Weekly beef production has been below the five-year average all year, and below last year in all but two weeks, and the probability of it remaining low is supporting beef prices.
USDA data show production last week at 420.5 million pounds, down 41 million, or 8.88%, from the same week a year ago and down 30.7 million, or 6.80%, from the five-year average.
Beef production likely will rise again this week since last week’s action was hampered by the Labor Day holiday weekend, but slaughter rates indicate it will not attain to prior levels.
The USDA’s daily livestock slaughter report shows slaughter through Tuesday at 231,000 head, down 14,000, or 5.71%, from the same period a year ago. Comparisons with last week are not valid because of the holiday-shortened slaughter schedules of most major packing plants.
Going back a week shows weekly slaughter at 518,000 head, down 66,000 head, or 11.3%, from the previous week and down 57,000, or 9.91%, from a year earlier.
HIGHER WEIGHTS MAKE UP SOME LOST SLAUGHTER
It could be argued that rising slaughter weights are making up much of the lost production from reduced slaughter rates. They are making up for some of the lost ground, but not for all of it.
USDA data show that federally inspected steer dressed weights remained in line with last year, which was above the previous five-year average, but began to hold above last year in mid-June. By the third week of August, steer dressed weights were 14 pounds, or 1.62%, above a year ago at 880 pounds. For comparison, they also were 27.4 pounds, or 3.21%, above the previous five-year average of 852.6 pounds.
Federally inspected heifer carcass weights are following a similar path, but the differences are not so great. Heifer dressed weights the third week of August were listed at 798 pounds, up five from the previous week and up eight, or 1.01%, from 790 pounds in the same week a year ago and up 18.4 pounds, or 2.36%, from the previous five-year average.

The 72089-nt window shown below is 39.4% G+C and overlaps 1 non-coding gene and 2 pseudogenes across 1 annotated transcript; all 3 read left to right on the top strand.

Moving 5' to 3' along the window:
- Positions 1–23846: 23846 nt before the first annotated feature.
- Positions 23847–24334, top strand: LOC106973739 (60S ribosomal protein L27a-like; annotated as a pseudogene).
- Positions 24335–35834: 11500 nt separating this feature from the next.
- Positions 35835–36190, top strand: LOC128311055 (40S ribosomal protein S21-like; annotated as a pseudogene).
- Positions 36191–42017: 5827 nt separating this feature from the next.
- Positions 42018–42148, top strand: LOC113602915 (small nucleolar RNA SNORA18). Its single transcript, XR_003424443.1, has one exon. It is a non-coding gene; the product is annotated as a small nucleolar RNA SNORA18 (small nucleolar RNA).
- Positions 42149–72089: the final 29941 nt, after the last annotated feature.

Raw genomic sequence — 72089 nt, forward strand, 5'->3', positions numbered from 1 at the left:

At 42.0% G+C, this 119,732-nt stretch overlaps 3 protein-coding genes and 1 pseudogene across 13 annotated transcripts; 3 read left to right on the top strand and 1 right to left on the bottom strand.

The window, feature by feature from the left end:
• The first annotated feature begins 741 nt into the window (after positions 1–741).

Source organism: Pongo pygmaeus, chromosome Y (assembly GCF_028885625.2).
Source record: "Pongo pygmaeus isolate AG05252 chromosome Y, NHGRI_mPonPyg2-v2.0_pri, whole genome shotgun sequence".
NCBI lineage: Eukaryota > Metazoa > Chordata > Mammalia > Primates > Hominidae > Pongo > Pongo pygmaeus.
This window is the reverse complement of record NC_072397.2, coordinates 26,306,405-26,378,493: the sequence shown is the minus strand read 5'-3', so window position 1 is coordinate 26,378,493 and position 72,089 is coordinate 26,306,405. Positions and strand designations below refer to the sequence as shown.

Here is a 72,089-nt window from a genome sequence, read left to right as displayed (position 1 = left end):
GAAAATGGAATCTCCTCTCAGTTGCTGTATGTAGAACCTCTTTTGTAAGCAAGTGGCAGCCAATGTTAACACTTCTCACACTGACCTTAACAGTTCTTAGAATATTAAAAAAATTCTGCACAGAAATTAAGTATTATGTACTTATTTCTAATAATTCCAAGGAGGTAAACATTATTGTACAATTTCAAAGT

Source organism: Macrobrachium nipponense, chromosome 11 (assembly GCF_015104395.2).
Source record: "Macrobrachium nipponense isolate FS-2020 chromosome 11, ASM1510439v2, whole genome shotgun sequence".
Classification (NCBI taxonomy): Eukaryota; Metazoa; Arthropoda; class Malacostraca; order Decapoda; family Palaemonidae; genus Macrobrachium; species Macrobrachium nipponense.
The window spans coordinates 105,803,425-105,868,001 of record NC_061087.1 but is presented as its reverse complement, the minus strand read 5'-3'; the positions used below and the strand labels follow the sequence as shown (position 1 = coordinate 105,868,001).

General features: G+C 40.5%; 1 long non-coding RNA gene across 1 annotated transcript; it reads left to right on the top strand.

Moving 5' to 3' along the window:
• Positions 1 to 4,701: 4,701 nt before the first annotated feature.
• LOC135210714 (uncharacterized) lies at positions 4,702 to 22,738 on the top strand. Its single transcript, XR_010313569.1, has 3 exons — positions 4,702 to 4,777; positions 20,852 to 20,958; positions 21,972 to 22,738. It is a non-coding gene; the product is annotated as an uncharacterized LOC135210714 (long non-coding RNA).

LIVE CATTLE HIGHER
Live cattle futures are higher overnight as the market tries to catch up with last week’s cash market in which prices jumped about $7 per cwt to mostly $163 from $155 to $156 the previous week.
Overnight action has taken the Oct contract to a new contract high of $161.75, compared with the previous high of $160.75, set on July 28. The action resumes a charge to higher ground after a consolidation pause the last few days just below the contract high.
Moving averages still tilt upward, although the relative-strength index is closing in on overbought conditions. This may give rise to long profit taking and more volatile markets in the near future.
Feedlot showlists this week are up overall, but the gains appear to be concentrated in Kansas with the lists in other feeding states nearly flat or down from last week. The differences may present some bidding problems for packer buyers and keep trading this week at bay until late in the week.
So far, no bids have been reported in the cash markets. Feedlot asking prices range from $167 to $168 on a live basis and around $255 to $260 on a dressed basis.
The USDA reported that boxed beef prices Tuesday were mixed with the choice cutout value at $251.08 per cwt, down $0.31, while the select cutout was up $0.84 at $238.68.
The choice/select spread narrowed Tuesday to $12.40 from $13.55 on Monday, although the weekly spread keeps widening seasonally, and there were 129 loads of fabricated product sold into the spot market.